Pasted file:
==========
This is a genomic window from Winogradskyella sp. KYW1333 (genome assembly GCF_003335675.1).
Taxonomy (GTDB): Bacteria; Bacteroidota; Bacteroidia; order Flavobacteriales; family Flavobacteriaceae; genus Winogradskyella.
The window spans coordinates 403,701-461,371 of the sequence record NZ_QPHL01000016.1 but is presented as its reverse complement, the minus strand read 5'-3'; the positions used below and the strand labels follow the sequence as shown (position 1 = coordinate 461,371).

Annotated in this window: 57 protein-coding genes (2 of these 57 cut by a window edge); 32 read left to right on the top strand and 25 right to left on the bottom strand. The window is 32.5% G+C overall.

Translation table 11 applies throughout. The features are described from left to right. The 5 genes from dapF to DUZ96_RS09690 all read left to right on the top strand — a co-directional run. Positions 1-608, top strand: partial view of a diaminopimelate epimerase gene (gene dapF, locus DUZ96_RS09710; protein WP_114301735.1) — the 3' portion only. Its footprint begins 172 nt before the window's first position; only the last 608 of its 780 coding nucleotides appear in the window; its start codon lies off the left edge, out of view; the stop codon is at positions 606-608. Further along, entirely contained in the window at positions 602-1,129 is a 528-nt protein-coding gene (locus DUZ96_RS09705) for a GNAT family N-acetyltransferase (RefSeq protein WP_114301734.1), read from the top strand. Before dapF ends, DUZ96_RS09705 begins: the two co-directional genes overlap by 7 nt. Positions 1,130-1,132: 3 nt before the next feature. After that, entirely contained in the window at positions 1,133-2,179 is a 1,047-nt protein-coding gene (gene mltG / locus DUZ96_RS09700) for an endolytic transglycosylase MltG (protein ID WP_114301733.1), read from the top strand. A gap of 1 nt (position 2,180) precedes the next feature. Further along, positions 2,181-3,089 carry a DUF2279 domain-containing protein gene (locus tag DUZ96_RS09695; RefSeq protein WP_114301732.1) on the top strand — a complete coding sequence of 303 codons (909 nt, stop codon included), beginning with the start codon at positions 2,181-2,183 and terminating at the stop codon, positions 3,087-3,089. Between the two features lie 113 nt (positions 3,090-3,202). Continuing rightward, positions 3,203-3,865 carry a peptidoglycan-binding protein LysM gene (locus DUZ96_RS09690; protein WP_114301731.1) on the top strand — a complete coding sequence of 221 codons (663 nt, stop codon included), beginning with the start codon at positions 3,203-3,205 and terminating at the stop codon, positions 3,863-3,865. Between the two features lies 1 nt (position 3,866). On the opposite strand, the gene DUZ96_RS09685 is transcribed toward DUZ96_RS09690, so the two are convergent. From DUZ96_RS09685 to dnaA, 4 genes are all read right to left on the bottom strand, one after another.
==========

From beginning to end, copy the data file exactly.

This is a genomic window from Winogradskyella sp. KYW1333 (genome assembly GCF_003335675.1).
Taxonomy (GTDB): Bacteria; Bacteroidota; Bacteroidia; order Flavobacteriales; family Flavobacteriaceae; genus Winogradskyella.
The window spans coordinates 403,701-461,371 of the sequence record NZ_QPHL01000016.1 but is presented as its reverse complement, the minus strand read 5'-3'; the positions used below and the strand labels follow the sequence as shown (position 1 = coordinate 461,371).

Annotated in this window: 57 protein-coding genes (2 of these 57 cut by a window edge); 32 read left to right on the top strand and 25 right to left on the bottom strand. The window is 32.5% G+C overall.

Translation table 11 applies throughout. The features are described from left to right. The 5 genes from dapF to DUZ96_RS09690 all read left to right on the top strand — a co-directional run. Positions 1-608, top strand: partial view of a diaminopimelate epimerase gene (gene dapF, locus DUZ96_RS09710; protein WP_114301735.1) — the 3' portion only. Its footprint begins 172 nt before the window's first position; only the last 608 of its 780 coding nucleotides appear in the window; its start codon lies off the left edge, out of view; the stop codon is at positions 606-608. Further along, entirely contained in the window at positions 602-1,129 is a 528-nt protein-coding gene (locus DUZ96_RS09705) for a GNAT family N-acetyltransferase (RefSeq protein WP_114301734.1), read from the top strand. Before dapF ends, DUZ96_RS09705 begins: the two co-directional genes overlap by 7 nt. Positions 1,130-1,132: 3 nt before the next feature. After that, entirely contained in the window at positions 1,133-2,179 is a 1,047-nt protein-coding gene (gene mltG / locus DUZ96_RS09700) for an endolytic transglycosylase MltG (protein ID WP_114301733.1), read from the top strand. A gap of 1 nt (position 2,180) precedes the next feature. Further along, positions 2,181-3,089 carry a DUF2279 domain-containing protein gene (locus tag DUZ96_RS09695; RefSeq protein WP_114301732.1) on the top strand — a complete coding sequence of 303 codons (909 nt, stop codon included), beginning with the start codon at positions 2,181-2,183 and terminating at the stop codon, positions 3,087-3,089. Between the two features lie 113 nt (positions 3,090-3,202). Continuing rightward, positions 3,203-3,865 carry a peptidoglycan-binding protein LysM gene (locus DUZ96_RS09690; protein WP_114301731.1) on the top strand — a complete coding sequence of 221 codons (663 nt, stop codon included), beginning with the start codon at positions 3,203-3,205 and terminating at the stop codon, positions 3,863-3,865. Between the two features lies 1 nt (position 3,866). On the opposite strand, the gene DUZ96_RS09685 is transcribed toward DUZ96_RS09690, so the two are convergent. From DUZ96_RS09685 to dnaA, 4 genes are all read right to left on the bottom strand, one after another.